State v. Armstead, No. 1148

CourtCourt of Special Appeals of Maryland
Writing for the CourtOpinion by Harrell, J.
Docket NumberNo. 1148
Decision Date01 February 2018


No. 1148


September Term, 2016
Argued: November 13, 2017
February 1, 2018



We decline Armstead's invitation to apply retrospectively Allen v. State, 204 Md. App. 701, 42 A.3d 708 (2012) to our analysis in this case of Armstead's trial counsel's 2009 performance. We held in Allen that Stabb v. State, 423 Md. 454, 31 A.3d 922 (2011), and Atkins v. State, 421 Md. 434, 26 A.3d 979 (2011), applied to all cases then pending on direct appeal in which the issue of a CSI effect jury instruction was preserved. Here, a post-conviction court granted Armstead's petition for a new trial. Armstead's trial counsel failed to object to the CSI effect voir dire question at issue, failing ultimately to preserve it for our review. Armstead's trial counsel was not ineffective for failing to object to the trial judge's use of a CSI voir dire question on 25 March 2009, however. Trial counsel may be imputed reasonably to know at that time only of Evans v. State, 174 Md. App. 549, 922 A.2d 620 (2007), discussing a defense counsel's objection to a CSI effect jury instruction, which instruction was found to be proper. It is not reasonable to expect trial counsel to foresee the change in the law that took place after Armstead's trial when the Court of Appeals decided Charles & Drake v. State, 414 Md. 726, 733, 997 A.2d 154, 158 (2010), in which the impermissible nature of this particular CSI effect voir dire question was explicated. Armstead failed to meet his burden under Strickland v. Washington, 466 U.S. 668, 104 S. Ct. 2052 (1984), presenting no evidence establishing that the prevailing professional norm at the time of his trial was to object to CSI effect messages to the venire.


Even if it were assumed Armstead's trial counsel's omission constituted constitutionally ineffective representation, the claimed error was harmless, beyond a reasonable doubt, under the circumstances of this record, thus leaving unsatisfied Strickland's prejudice requirement. Neither the trial court nor the parties' counsels repeated the anti-CSI effect message during the trial. The trial judge administered jury instructions at the close of the evidence, reasserting the State's burden of proof. Counsel were allowed amplitude in arguing their positions as to the adequacy or inadequacy of the evidence (scientific or otherwise) linking Armstead to the crimes. An eyewitness placed Armstead at the murder victim's home at the time of the murder. In addition, Armstead made a voluntary incriminating statement to Detective James Lloyd during Armstead's post-arrest interrogation. Thus, the absence of DNA evidence in the State's case linking Armstead to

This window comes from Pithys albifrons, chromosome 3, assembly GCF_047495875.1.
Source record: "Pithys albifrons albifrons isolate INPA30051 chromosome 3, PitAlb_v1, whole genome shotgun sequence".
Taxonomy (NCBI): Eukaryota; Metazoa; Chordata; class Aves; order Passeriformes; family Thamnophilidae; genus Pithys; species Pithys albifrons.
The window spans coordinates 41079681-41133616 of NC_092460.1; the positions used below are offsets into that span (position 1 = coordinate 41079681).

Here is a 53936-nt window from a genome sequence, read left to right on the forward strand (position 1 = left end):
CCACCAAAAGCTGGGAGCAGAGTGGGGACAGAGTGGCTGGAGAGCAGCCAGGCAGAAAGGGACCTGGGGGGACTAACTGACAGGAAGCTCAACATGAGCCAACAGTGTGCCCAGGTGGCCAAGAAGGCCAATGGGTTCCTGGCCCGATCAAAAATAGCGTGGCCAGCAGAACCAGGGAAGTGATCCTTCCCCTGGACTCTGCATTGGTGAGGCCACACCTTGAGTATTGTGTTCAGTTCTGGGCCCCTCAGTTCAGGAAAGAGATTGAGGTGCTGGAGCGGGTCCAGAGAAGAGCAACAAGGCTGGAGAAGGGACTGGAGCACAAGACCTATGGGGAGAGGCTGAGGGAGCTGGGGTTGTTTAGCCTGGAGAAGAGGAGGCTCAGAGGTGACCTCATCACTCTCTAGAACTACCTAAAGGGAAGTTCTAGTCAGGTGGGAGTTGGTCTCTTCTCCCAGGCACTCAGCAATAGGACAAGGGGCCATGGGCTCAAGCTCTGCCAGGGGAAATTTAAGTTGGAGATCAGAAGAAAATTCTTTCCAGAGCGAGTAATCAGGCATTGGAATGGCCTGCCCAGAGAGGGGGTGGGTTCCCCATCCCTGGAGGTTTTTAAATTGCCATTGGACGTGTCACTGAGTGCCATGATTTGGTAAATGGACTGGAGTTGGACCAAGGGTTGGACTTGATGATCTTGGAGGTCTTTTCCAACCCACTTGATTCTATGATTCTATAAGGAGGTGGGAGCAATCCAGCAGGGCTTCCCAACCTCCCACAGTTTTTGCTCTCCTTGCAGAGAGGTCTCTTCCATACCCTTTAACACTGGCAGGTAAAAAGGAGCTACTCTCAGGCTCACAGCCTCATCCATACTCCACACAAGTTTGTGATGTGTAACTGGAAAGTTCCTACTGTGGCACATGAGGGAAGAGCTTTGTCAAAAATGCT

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the murder of the victim was not of critical importance to the State's case proving, beyond a reasonable doubt, Armstead's participation in the crime. Armstead's claims regarding the assumedly erroneous CSI effect voir dire question did not cause impermissibly the guilty verdict.

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Circuit Court for Baltimore City
Case No. 108113001-02


Kehoe, Nazarian, Harrell, Glenn T., Jr. (Senior Judge, Specially Assigned), JJ.

Opinion by Harrell, J.

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"Ninety-nine bottles of beer on the wall, Ninety-nine bottles of beer.
You swab one down and run it through CODIS, Ninety-eight bottles of beer on the wall."

Lines spoken by the character Greg Sanders on "CSI" Season 3, Episode 19 "A Night at the Movies" (CBS-TV. Episode aired 10 April 2003)

At the core of this post-conviction case is the rectitude of the failure of trial counsel for Appellee, Kevin Armstead, to object to a so-called "anti-CSI effect"1 voir dire question propounded on 25 March 2009 to the venire by a trial judge of the Circuit Court for Baltimore City. Armstead contends that that failure amounts to ineffective assistance of trial counsel because he would have had a reasonable probability of success on direct appeal had a challenge to the propriety of the voir dire question been preserved. The circuit court granted Armstead a new trial in 2016 in this post-conviction proceeding, which Armstead initiated in 2014.

Appellant, the State of Maryland, complains that the award of a new trial is inappropriate because, on 25 March 2009, Maryland common law (such as it was) approved of such a CSI question. Mistakenly, according to the State, the 2016 post-conviction court relied on contrary, subsequently-decided case law to justify ordering a retrial. The State maintains that Armstead's trial counsel was not obligated in 2009 to "see into the future" and anticipate the outcomes in the later-decided cases. Moreover,